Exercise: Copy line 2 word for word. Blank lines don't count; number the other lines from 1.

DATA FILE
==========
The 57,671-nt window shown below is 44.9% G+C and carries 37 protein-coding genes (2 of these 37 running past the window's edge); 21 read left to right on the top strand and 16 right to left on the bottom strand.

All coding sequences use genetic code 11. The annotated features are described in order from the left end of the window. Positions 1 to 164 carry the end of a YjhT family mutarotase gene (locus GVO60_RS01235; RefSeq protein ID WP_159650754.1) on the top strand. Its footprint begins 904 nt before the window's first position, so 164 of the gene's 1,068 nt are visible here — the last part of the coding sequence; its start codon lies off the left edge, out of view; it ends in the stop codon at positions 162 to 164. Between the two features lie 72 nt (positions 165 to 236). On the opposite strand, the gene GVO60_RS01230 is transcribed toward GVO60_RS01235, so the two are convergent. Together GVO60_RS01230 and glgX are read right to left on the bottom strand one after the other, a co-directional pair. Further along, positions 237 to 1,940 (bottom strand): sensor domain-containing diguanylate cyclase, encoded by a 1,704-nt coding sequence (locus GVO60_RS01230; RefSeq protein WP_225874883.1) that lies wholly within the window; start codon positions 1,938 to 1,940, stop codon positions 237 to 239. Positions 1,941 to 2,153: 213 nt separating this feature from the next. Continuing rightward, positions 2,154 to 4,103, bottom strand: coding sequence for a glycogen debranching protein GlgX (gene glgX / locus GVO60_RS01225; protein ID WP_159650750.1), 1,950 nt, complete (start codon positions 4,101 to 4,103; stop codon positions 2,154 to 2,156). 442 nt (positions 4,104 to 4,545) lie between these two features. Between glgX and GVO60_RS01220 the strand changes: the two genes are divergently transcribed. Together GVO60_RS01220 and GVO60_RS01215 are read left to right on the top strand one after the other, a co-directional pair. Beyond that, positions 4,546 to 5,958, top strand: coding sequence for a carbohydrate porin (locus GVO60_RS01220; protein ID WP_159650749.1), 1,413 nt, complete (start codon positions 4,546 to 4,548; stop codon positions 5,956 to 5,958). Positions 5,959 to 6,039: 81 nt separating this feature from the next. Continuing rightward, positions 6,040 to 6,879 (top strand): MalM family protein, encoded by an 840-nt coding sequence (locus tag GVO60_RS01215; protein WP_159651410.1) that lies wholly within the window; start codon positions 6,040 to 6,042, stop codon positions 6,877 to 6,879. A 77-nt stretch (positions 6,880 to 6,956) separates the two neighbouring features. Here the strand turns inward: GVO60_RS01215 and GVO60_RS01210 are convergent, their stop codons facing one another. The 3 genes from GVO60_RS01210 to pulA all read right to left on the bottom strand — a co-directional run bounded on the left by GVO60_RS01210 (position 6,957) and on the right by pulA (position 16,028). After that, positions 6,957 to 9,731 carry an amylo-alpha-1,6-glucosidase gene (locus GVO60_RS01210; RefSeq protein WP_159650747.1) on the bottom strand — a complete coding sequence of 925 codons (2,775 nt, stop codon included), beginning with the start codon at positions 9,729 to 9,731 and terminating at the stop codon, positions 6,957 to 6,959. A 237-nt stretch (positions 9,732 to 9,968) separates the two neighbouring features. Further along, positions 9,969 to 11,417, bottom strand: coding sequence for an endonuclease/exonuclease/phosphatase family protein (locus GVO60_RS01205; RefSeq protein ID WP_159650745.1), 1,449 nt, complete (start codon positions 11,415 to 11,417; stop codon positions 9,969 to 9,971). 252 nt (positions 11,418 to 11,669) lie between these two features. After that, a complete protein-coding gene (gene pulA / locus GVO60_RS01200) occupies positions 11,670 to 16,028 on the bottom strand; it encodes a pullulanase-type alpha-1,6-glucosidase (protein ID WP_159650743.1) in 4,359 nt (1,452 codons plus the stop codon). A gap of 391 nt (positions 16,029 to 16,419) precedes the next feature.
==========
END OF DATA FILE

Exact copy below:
All coding sequences use genetic code 11. The annotated features are described in order from the left end of the window. Positions 1 to 164 carry the end of a YjhT family mutarotase gene (locus GVO60_RS01235; RefSeq protein ID WP_159650754.1) on the top strand. Its footprint begins 904 nt before the window's first position, so 164 of the gene's 1,068 nt are visible here — the last part of the coding sequence; its start codon lies off the left edge, out of view; it ends in the stop codon at positions 162 to 164. Between the two features lie 72 nt (positions 165 to 236). On the opposite strand, the gene GVO60_RS01230 is transcribed toward GVO60_RS01235, so the two are convergent. Together GVO60_RS01230 and glgX are read right to left on the bottom strand one after the other, a co-directional pair. Further along, positions 237 to 1,940 (bottom strand): sensor domain-containing diguanylate cyclase, encoded by a 1,704-nt coding sequence (locus GVO60_RS01230; RefSeq protein WP_225874883.1) that lies wholly within the window; start codon positions 1,938 to 1,940, stop codon positions 237 to 239. Positions 1,941 to 2,153: 213 nt separating this feature from the next. Continuing rightward, positions 2,154 to 4,103, bottom strand: coding sequence for a glycogen debranching protein GlgX (gene glgX / locus GVO60_RS01225; protein ID WP_159650750.1), 1,950 nt, complete (start codon positions 4,101 to 4,103; stop codon positions 2,154 to 2,156). 442 nt (positions 4,104 to 4,545) lie between these two features. Between glgX and GVO60_RS01220 the strand changes: the two genes are divergently transcribed. Together GVO60_RS01220 and GVO60_RS01215 are read left to right on the top strand one after the other, a co-directional pair. Beyond that, positions 4,546 to 5,958, top strand: coding sequence for a carbohydrate porin (locus GVO60_RS01220; protein ID WP_159650749.1), 1,413 nt, complete (start codon positions 4,546 to 4,548; stop codon positions 5,956 to 5,958). Positions 5,959 to 6,039: 81 nt separating this feature from the next. Continuing rightward, positions 6,040 to 6,879 (top strand): MalM family protein, encoded by an 840-nt coding sequence (locus tag GVO60_RS01215; protein WP_159651410.1) that lies wholly within the window; start codon positions 6,040 to 6,042, stop codon positions 6,877 to 6,879. A 77-nt stretch (positions 6,880 to 6,956) separates the two neighbouring features. Here the strand turns inward: GVO60_RS01215 and GVO60_RS01210 are convergent, their stop codons facing one another. The 3 genes from GVO60_RS01210 to pulA all read right to left on the bottom strand — a co-directional run bounded on the left by GVO60_RS01210 (position 6,957) and on the right by pulA (position 16,028). After that, positions 6,957 to 9,731 carry an amylo-alpha-1,6-glucosidase gene (locus GVO60_RS01210; RefSeq protein WP_159650747.1) on the bottom strand — a complete coding sequence of 925 codons (2,775 nt, stop codon included), beginning with the start codon at positions 9,729 to 9,731 and terminating at the stop codon, positions 6,957 to 6,959. A 237-nt stretch (positions 9,732 to 9,968) separates the two neighbouring features. Further along, positions 9,969 to 11,417, bottom strand: coding sequence for an endonuclease/exonuclease/phosphatase family protein (locus GVO60_RS01205; RefSeq protein ID WP_159650745.1), 1,449 nt, complete (start codon positions 11,415 to 11,417; stop codon positions 9,969 to 9,971). 252 nt (positions 11,418 to 11,669) lie between these two features. After that, a complete protein-coding gene (gene pulA / locus GVO60_RS01200) occupies positions 11,670 to 16,028 on the bottom strand; it encodes a pullulanase-type alpha-1,6-glucosidase (protein ID WP_159650743.1) in 4,359 nt (1,452 codons plus the stop codon). A gap of 391 nt (positions 16,029 to 16,419) precedes the next feature.